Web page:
THE BOTTOM LINE: R.K. DIXON WAS BOUGHT OUT BY XEROX AND NO LONGER SERVICES CANON MACHINES.

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Acquisition of Independent Dealers Sparks Lawsuit and OEM Animosity

Over the past several years, the number of independent office-equipment dealers has dwindled. Original equipment manufacturers (OEMs) such as Canon, Konica Minolta, Ricoh, Xerox and others have been busy acquiring such dealers to grow their installed base and put more machines under contract. Obviously, once an OEM acquires an independent dealer, that OEM is interested in seeing the dealer place more of its own hardware and less hardware from the rivals the dealer may have formerly represented. How such transitions take place can cause acrimony between dealers and their one-time suppliers, as illustrated in a recent lawsuit that Merizon Group Incorporated and R.K. Dixon Company, a pair of office-equipment dealers recently acquired by Xerox’s Global Imaging Systems (GIS) unit, filed against Canon U.S.A. and Canon Business Solutions.

In the complaint, filed on May 31, before the U.S. District Court for the Eastern District of New York, Merizon Group and R.K. Dixon claim that Canon has violated the Sherman Antitrust Act by failing to sell them replacement parts and supplies, engaged in price discrimination in violation of the Robinson-Patman Act, breached its contracts with the two firms, and violated various state statutes.

Dealers Say Canon Got Stingy with Its Supplies

According to the lawsuit, Merizon entered into an agreement with Canon to supply Canon office equipment in 2006, and R.K. Dixon had four different agreements with Canon to distribute Canon products, all signed in 1999. Xerox’s GIS unit acquired Merizon on December 8, 2011, and purchased R.K. Dixon on February 7, 2012.

The office-equipment dealers say that Canon sent a letter to Merizon on December 22, 2011, to notify the company that it was terminating its retail dealer agreement. R.K. Dixon received a similar termination letter on March 29, 2012. The plaintiffs say that the letters purported to terminate the agreements immediately, although the letters cited a clause in its retail dealer agreements that states that Canon can terminate the agreement effective after 30 days of delivery of notice if there is a change in the management or control of the dealer that is unacceptable to Canon.

Canon told Merizon and R.K. Dixon that it would cease to sell them any Canon-brand equipment, parts, or supplies as of May 31. Until that date, the OEM said it would continue to offer the dealers equipment, parts, and supplies under less favorable terms. No discounts or promotions would apply, for example, and payment was due in advance. The dealers were also restricted to purchasing parts and supplies for equipment already sold and serviced before Canon sent its termination letters.

Merizon had 3,000 active leases with 2,100 customers for 6,000 Canon devices at the time it received the termination letter. R.K. Dixon had more than 5,000 units of Canon equipment under lease. Service and supplies are required as part of these leases.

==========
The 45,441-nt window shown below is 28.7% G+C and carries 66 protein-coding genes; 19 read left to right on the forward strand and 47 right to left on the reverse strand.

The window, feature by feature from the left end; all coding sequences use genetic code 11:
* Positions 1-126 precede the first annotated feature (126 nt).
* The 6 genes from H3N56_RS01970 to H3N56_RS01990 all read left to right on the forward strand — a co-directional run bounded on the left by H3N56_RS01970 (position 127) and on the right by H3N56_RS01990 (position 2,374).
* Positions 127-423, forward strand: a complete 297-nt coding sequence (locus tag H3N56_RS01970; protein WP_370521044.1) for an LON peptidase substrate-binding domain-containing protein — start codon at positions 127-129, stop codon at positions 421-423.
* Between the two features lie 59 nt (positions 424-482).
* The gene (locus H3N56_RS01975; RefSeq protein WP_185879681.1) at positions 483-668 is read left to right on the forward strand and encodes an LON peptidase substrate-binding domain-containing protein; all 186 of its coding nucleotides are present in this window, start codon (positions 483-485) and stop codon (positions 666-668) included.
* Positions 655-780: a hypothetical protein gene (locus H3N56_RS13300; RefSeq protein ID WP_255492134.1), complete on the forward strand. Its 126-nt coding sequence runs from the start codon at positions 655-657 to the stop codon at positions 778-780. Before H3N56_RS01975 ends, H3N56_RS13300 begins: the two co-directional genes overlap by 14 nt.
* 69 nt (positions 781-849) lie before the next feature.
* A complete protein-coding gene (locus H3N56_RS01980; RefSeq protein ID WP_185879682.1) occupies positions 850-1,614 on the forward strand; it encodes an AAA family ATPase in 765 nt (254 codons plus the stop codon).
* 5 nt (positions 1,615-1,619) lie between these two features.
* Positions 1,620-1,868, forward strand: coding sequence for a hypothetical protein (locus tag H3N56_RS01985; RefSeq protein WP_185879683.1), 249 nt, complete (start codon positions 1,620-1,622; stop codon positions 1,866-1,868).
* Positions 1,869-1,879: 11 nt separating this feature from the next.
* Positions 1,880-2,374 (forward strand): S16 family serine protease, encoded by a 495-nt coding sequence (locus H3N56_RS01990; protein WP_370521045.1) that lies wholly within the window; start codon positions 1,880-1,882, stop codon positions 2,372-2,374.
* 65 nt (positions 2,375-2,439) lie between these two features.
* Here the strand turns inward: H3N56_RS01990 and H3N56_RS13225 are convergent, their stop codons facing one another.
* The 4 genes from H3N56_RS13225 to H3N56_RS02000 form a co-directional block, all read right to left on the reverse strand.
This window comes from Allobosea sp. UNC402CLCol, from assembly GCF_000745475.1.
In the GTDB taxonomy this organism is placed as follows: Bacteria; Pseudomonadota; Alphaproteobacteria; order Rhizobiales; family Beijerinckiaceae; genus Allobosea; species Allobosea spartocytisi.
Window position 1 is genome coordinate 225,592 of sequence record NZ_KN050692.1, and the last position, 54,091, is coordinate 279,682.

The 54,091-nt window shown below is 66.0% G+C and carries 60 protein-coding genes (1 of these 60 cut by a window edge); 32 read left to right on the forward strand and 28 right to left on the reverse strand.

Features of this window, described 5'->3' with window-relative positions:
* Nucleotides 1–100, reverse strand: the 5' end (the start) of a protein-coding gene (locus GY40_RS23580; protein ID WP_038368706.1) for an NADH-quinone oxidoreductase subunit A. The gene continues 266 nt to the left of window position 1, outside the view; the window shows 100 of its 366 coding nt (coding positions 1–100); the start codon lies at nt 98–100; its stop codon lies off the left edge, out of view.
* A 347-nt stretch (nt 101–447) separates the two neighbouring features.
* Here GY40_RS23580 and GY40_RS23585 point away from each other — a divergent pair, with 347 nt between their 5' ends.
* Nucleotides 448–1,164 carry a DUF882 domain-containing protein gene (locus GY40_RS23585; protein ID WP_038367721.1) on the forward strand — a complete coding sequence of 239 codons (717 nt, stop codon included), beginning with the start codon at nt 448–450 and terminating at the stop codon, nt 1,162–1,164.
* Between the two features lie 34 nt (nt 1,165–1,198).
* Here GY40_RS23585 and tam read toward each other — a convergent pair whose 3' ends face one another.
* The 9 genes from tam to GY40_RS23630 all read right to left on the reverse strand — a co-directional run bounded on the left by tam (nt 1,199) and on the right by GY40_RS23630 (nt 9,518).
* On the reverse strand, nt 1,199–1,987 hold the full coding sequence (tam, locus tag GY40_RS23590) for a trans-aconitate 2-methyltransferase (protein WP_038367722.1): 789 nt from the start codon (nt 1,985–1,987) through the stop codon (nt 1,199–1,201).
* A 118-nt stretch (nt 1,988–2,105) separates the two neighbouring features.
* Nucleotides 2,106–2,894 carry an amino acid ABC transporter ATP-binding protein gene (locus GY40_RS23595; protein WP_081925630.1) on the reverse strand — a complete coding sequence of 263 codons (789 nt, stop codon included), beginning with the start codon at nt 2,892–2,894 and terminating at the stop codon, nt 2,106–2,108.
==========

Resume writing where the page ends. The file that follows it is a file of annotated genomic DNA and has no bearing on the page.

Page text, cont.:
The plaintiffs alleged that while certain parts for Canon equipment are available on the secondary market, some replacement parts, toner cartridges, drum units, and fuser and film assemblies, particularly for newer machines, are available only from Canon. Thus, the plaintiffs assert that Canon and its affiliates “have monopoly power, or at least market power” in the Canon parts and supplies market and the market for Canon service.

Merizon and R.K. Dixon have asked the court for a preliminary and permanent injunction that would enjoin Canon from refusing to sell parts and supplies “on reasonably competitive terms and conditions.” The firms are also looking for damages, a declaration that the termination of Merizon’s agreement with Canon is null and void under Wisconsin’s Fair Dealership Law, a declaration that Canon has not terminated R.K. Dixon as a Canon office imaging equipment retail dealer, interest, attorneys’ fees, and other costs.

Preliminary Injunction

Merizon and R.K. Dixon say that Canon’s policy of terminating a dealer acquired by a competitor is atypical and “contrary to the general practice on the industry.” The firms say, “Typically, after termination of a dealer’s relationship with a manufacturer of office imaging equipment, the manufacturer will continue to sell the former dealer parts and supplies necessary for the servicing of the customers that had purchased or leased the equipment from the former dealer.” This is in the best interest of both parties, including the manufacturer, which has a stake in the perceived quality of its equipment, opine Merizon and R.K. Dixon.

The dealers point out that their new owner, Xerox, continues to supply parts and supplies at the usual discounts to terminated dealers to service their installed base unless the dealers violate Xerox’s Business Code of Conduct. Merizon and R.K. Dixon also say that Canon has supplied parts and supplies to other terminated dealers (such as IKON) in the past and that it expects to learn in discovery that this practice was widespread at Canon.

Canon Cites Company Policy, Says Plenty of Supplies Are Available

While Canon has yet to file its official answer to the complaint, the firm’s take on some of the allegations against it are evident in its opposition to the preliminary injunction that Canon filed on June 19.